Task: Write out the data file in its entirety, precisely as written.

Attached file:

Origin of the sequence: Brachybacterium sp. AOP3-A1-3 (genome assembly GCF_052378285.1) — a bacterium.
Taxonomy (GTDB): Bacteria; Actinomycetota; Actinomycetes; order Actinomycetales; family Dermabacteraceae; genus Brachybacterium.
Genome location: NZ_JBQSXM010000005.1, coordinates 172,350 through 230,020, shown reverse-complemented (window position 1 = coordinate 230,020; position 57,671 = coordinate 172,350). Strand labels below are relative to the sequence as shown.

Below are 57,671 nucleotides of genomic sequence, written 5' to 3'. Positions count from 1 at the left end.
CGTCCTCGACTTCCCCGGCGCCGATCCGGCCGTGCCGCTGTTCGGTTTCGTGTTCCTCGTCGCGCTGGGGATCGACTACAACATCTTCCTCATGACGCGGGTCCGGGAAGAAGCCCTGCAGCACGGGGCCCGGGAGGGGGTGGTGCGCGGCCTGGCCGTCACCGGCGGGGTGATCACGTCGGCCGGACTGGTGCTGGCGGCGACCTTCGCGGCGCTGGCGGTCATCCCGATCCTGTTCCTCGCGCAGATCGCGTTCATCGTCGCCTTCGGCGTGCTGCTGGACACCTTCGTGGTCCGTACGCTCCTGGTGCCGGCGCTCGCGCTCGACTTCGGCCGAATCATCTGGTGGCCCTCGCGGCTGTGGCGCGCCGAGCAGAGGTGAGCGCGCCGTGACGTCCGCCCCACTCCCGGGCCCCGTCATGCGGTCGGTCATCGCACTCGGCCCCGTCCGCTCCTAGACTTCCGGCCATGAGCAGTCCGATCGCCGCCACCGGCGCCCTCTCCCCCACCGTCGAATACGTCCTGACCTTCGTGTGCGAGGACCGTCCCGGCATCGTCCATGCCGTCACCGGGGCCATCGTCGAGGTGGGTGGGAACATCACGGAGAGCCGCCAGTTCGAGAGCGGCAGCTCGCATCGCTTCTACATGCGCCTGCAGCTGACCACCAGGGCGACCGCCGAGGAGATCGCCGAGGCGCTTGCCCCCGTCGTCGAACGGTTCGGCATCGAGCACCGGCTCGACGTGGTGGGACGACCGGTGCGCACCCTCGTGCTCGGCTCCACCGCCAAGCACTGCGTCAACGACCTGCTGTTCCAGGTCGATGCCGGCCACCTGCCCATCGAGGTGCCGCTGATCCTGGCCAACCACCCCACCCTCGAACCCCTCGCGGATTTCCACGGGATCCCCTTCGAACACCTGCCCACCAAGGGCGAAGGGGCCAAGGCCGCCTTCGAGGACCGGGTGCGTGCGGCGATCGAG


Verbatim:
Origin of the sequence: Brachybacterium sp. AOP3-A1-3 (genome assembly GCF_052378285.1) — a bacterium.
Taxonomy (GTDB): Bacteria; Actinomycetota; Actinomycetes; order Actinomycetales; family Dermabacteraceae; genus Brachybacterium.
Genome location: NZ_JBQSXM010000005.1, coordinates 172,350 through 230,020, shown reverse-complemented (window position 1 = coordinate 230,020; position 57,671 = coordinate 172,350). Strand labels below are relative to the sequence as shown.

Below are 57,671 nucleotides of genomic sequence, written 5' to 3'. Positions count from 1 at the left end.
CGTCCTCGACTTCCCCGGCGCCGATCCGGCCGTGCCGCTGTTCGGTTTCGTGTTCCTCGTCGCGCTGGGGATCGACTACAACATCTTCCTCATGACGCGGGTCCGGGAAGAAGCCCTGCAGCACGGGGCCCGGGAGGGGGTGGTGCGCGGCCTGGCCGTCACCGGCGGGGTGATCACGTCGGCCGGACTGGTGCTGGCGGCGACCTTCGCGGCGCTGGCGGTCATCCCGATCCTGTTCCTCGCGCAGATCGCGTTCATCGTCGCCTTCGGCGTGCTGCTGGACACCTTCGTGGTCCGTACGCTCCTGGTGCCGGCGCTCGCGCTCGACTTCGGCCGAATCATCTGGTGGCCCTCGCGGCTGTGGCGCGCCGAGCAGAGGTGAGCGCGCCGTGACGTCCGCCCCACTCCCGGGCCCCGTCATGCGGTCGGTCATCGCACTCGGCCCCGTCCGCTCCTAGACTTCCGGCCATGAGCAGTCCGATCGCCGCCACCGGCGCCCTCTCCCCCACCGTCGAATACGTCCTGACCTTCGTGTGCGAGGACCGTCCCGGCATCGTCCATGCCGTCACCGGGGCCATCGTCGAGGTGGGTGGGAACATCACGGAGAGCCGCCAGTTCGAGAGCGGCAGCTCGCATCGCTTCTACATGCGCCTGCAGCTGACCACCAGGGCGACCGCCGAGGAGATCGCCGAGGCGCTTGCCCCCGTCGTCGAACGGTTCGGCATCGAGCACCGGCTCGACGTGGTGGGACGACCGGTGCGCACCCTCGTGCTCGGCTCCACCGCCAAGCACTGCGTCAACGACCTGCTGTTCCAGGTCGATGCCGGCCACCTGCCCATCGAGGTGCCGCTGATCCTGGCCAACCACCCCACCCTCGAACCCCTCGCGGATTTCCACGGGATCCCCTTCGAACACCTGCCCACCAAGGGCGAAGGGGCCAAGGCCGCCTTCGAGGACCGGGTGCGTGCGGCGATCGAG